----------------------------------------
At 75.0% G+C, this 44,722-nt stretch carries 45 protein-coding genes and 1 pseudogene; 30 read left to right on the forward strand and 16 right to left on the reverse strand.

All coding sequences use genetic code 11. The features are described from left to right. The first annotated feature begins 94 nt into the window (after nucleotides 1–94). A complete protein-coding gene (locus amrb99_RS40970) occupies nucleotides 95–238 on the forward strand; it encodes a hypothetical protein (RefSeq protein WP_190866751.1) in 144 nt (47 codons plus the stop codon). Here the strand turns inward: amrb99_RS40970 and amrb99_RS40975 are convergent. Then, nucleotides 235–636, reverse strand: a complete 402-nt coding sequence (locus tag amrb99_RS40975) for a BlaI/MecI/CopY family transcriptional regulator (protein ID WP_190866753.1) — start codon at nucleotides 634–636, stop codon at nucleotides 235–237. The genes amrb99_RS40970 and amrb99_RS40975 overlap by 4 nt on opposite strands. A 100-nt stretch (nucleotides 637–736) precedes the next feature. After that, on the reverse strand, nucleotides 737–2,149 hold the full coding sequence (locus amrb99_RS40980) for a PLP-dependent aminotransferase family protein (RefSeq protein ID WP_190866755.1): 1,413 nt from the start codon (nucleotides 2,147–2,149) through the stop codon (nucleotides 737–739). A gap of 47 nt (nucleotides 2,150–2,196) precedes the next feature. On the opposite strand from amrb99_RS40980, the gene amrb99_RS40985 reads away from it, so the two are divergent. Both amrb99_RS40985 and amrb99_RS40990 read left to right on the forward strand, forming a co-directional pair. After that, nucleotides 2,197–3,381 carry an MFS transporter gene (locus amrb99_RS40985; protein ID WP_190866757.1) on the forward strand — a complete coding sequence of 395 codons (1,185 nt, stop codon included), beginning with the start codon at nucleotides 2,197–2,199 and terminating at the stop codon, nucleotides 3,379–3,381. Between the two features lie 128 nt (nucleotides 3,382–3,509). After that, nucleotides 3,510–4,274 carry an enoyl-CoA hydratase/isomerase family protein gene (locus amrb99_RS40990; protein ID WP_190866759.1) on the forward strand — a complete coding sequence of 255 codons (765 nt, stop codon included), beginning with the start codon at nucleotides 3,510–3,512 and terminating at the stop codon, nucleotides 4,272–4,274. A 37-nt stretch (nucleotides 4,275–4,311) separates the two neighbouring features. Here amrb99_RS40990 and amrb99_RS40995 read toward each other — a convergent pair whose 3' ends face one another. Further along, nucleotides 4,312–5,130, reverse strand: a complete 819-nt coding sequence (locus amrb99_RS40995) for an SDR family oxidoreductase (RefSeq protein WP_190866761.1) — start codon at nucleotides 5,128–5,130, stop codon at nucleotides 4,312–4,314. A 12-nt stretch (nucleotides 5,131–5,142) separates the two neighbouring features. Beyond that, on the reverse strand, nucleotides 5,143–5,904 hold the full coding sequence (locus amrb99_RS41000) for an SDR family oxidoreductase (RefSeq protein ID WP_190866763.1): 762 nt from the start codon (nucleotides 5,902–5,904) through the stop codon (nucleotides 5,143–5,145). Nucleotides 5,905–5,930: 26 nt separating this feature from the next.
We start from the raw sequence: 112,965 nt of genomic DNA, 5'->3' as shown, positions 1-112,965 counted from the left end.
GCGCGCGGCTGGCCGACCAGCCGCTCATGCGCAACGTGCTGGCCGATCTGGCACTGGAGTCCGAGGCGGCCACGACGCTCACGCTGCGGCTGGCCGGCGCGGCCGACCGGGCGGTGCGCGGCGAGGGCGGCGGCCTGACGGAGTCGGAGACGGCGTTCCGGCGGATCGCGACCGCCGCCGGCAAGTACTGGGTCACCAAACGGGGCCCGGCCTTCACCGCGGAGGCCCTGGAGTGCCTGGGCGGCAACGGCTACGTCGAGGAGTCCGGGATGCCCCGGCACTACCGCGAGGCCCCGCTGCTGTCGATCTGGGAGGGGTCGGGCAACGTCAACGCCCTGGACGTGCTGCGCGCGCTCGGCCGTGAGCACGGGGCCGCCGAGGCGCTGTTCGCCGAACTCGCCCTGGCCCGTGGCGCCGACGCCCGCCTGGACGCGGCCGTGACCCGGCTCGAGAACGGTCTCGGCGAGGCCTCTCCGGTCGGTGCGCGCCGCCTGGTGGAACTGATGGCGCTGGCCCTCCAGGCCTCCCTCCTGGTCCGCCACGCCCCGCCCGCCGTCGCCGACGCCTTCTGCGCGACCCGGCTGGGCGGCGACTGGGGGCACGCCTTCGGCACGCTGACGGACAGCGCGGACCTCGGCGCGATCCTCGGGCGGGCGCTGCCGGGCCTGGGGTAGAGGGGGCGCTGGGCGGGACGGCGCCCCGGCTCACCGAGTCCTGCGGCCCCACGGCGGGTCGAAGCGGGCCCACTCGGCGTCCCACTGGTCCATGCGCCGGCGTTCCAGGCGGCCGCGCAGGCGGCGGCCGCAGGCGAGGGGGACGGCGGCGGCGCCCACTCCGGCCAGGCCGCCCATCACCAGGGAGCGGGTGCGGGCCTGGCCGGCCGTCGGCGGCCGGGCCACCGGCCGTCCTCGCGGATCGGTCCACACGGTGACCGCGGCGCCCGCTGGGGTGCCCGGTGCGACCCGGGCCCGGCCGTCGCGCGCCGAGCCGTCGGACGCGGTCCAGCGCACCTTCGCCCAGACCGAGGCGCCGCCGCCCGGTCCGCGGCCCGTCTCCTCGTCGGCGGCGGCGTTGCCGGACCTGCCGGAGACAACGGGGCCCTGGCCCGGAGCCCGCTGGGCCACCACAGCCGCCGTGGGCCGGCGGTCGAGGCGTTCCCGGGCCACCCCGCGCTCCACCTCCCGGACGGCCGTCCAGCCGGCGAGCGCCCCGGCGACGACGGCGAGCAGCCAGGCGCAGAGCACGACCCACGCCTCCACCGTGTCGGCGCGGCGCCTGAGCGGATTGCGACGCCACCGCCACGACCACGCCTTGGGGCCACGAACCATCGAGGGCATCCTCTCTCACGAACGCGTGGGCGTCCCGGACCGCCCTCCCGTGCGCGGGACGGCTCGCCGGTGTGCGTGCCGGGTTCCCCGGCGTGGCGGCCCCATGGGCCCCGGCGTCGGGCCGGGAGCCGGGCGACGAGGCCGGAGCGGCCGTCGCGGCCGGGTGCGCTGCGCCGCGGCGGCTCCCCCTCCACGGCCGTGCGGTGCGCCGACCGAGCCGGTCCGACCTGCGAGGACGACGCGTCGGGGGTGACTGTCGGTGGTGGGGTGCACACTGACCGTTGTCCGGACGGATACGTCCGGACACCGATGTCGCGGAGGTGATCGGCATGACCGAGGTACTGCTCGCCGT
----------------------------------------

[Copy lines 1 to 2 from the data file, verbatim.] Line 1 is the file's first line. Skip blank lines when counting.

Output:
At 75.0% G+C, this 44,722-nt stretch carries 45 protein-coding genes and 1 pseudogene; 30 read left to right on the forward strand and 16 right to left on the reverse strand.

All coding sequences use genetic code 11. The features are described from left to right. The first annotated feature begins 94 nt into the window (after nucleotides 1–94). A complete protein-coding gene (locus amrb99_RS40970) occupies nucleotides 95–238 on the forward strand; it encodes a hypothetical protein (RefSeq protein WP_190866751.1) in 144 nt (47 codons plus the stop codon). Here the strand turns inward: amrb99_RS40970 and amrb99_RS40975 are convergent. Then, nucleotides 235–636, reverse strand: a complete 402-nt coding sequence (locus tag amrb99_RS40975) for a BlaI/MecI/CopY family transcriptional regulator (protein ID WP_190866753.1) — start codon at nucleotides 634–636, stop codon at nucleotides 235–237. The genes amrb99_RS40970 and amrb99_RS40975 overlap by 4 nt on opposite strands. A 100-nt stretch (nucleotides 637–736) precedes the next feature. After that, on the reverse strand, nucleotides 737–2,149 hold the full coding sequence (locus amrb99_RS40980) for a PLP-dependent aminotransferase family protein (RefSeq protein ID WP_190866755.1): 1,413 nt from the start codon (nucleotides 2,147–2,149) through the stop codon (nucleotides 737–739). A gap of 47 nt (nucleotides 2,150–2,196) precedes the next feature. On the opposite strand from amrb99_RS40980, the gene amrb99_RS40985 reads away from it, so the two are divergent. Both amrb99_RS40985 and amrb99_RS40990 read left to right on the forward strand, forming a co-directional pair. After that, nucleotides 2,197–3,381 carry an MFS transporter gene (locus amrb99_RS40985; protein ID WP_190866757.1) on the forward strand — a complete coding sequence of 395 codons (1,185 nt, stop codon included), beginning with the start codon at nucleotides 2,197–2,199 and terminating at the stop codon, nucleotides 3,379–3,381. Between the two features lie 128 nt (nucleotides 3,382–3,509). After that, nucleotides 3,510–4,274 carry an enoyl-CoA hydratase/isomerase family protein gene (locus amrb99_RS40990; protein ID WP_190866759.1) on the forward strand — a complete coding sequence of 255 codons (765 nt, stop codon included), beginning with the start codon at nucleotides 3,510–3,512 and terminating at the stop codon, nucleotides 4,272–4,274. A 37-nt stretch (nucleotides 4,275–4,311) separates the two neighbouring features. Here amrb99_RS40990 and amrb99_RS40995 read toward each other — a convergent pair whose 3' ends face one another. Further along, nucleotides 4,312–5,130, reverse strand: a complete 819-nt coding sequence (locus amrb99_RS40995) for an SDR family oxidoreductase (RefSeq protein WP_190866761.1) — start codon at nucleotides 5,128–5,130, stop codon at nucleotides 4,312–4,314. A 12-nt stretch (nucleotides 5,131–5,142) separates the two neighbouring features. Beyond that, on the reverse strand, nucleotides 5,143–5,904 hold the full coding sequence (locus amrb99_RS41000) for an SDR family oxidoreductase (RefSeq protein ID WP_190866763.1): 762 nt from the start codon (nucleotides 5,902–5,904) through the stop codon (nucleotides 5,143–5,145). Nucleotides 5,905–5,930: 26 nt separating this feature from the next.